I have my own little system for judging the rate at which Google+ grows, which is my own follower count. Here’s how it works.
How to Survive and Thrive on the New Google+
New users are presented with different categories of people and pages to circle. I’m on this list in the “Technology” category.
I have no idea what percentage of new users chooses to follow the “Technology” category, but I assume it’s a minority and I assume it’s fairly consistent. So if my own rate of circle growth declines, I figure the rate of new users to Google+ is also in decline. But it’s not declining. I get about 2,000 new followers per day, and that’s been pretty consistent for a couple of years.
In short, while Google+ has become less elitist and while the quality of conversations has declined by default, it’s still the best place to blog, in my opinion, and the best all-purpose social network.
The first thing to remember about Google+ is that network effect doesn’t apply.
Network effect is the concept that the value of a network goes up as the number of people using it goes up. The telephone system is the classic example of network effect. If only one person had a telephone, the value is zero. If everyone has a telephone, it’s so valuable that you can’t function without being part of the network.
Network effect is not present on Google+ for three reasons. The first reason is that a public Google+ post is just another page on the Internet, accessible to every human on the planet with a Web browser and discoverable via search. So if you have a message for the world, a public Google+ post is a great way to reach everybody.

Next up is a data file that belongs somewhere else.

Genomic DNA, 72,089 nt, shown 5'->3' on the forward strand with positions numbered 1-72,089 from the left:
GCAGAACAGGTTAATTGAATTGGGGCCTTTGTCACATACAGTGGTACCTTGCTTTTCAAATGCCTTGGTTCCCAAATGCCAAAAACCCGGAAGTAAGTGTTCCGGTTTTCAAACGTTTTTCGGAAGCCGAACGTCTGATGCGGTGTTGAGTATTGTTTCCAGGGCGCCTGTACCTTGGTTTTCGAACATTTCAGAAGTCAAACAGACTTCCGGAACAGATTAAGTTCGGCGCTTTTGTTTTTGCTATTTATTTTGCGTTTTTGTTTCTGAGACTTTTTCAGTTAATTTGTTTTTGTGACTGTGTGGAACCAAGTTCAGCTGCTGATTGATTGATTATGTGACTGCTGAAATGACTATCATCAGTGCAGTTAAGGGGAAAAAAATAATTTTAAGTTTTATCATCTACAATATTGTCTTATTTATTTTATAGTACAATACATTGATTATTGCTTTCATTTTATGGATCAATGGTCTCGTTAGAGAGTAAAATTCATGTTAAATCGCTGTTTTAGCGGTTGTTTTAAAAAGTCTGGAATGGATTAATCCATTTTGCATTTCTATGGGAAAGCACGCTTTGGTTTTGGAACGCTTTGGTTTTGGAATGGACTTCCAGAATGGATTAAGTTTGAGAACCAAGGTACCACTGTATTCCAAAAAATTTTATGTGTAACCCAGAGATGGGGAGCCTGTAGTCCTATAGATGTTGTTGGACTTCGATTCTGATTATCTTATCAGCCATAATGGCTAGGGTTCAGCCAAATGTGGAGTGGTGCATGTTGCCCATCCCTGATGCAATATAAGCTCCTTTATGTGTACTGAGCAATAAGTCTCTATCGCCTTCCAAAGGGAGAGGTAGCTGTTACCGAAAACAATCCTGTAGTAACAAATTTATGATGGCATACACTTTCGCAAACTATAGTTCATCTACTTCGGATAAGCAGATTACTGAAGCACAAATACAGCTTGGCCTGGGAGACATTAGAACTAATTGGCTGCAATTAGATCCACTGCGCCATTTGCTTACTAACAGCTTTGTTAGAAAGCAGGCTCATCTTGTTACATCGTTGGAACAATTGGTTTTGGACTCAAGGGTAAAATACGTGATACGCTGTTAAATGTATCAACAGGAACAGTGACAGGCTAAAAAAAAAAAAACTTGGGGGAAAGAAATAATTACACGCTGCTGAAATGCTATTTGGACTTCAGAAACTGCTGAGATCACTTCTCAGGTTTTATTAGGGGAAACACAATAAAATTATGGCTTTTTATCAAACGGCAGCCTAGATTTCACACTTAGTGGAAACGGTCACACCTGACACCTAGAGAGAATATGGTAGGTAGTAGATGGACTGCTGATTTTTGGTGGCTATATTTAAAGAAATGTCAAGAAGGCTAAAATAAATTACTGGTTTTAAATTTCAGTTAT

The second reason is that any post can be addressed to anyone’s email address and they get the post as an email.
And the third reason is a service Google offers called +Post Ads. If you have a page for your business, you can turn a post into a banner ad that’s targeted to specific types of people outside the Google+ network. They see an ad, but when they click on it, the Google+ post fills the screen on that Website (it doesn’t take you to Google+).
So Google+’s three most powerful ways to target and reach people—a Web page with SEO, direct email addressing and targeted advertising—are perfectly ambivalent about whether the target does or does not have a Google+ account. The fact that Google+ posts are internally viral is just icing on the cake.
My best advice for surviving and thriving on the new Google+ is: Be active and aggressive.
In order to maintain Google+’s high quality conversations and community, you’ve now got to work harder than ever to block trolls, spammers, haters and idiots. Don’t even think twice about it: If anyone bugs you for any reason, block them and never look back.
You’ve also got to now click on each post’s “Show comments removed as spam” link at the top of the comments section, and use the flag tool to restore legitimate comments. In my own experience, I’ve found that every comment has good comments flagged and sidelined for the wrong reasons. They have to be unflagged.
It’s very helpful to be active in other ways too by selecting the comment, plus-one, mute posts and must people features. These actions tell Google’s algorithms what you want and what you don’t want.
Google+ is changing. It’s becoming less exclusive and elitist. That’s both good and bad, but it’s also inevitable.
The good news is that Google+ has all the tools you need to create the community and the quality you want.
You’ve just got to use them—now, more than ever.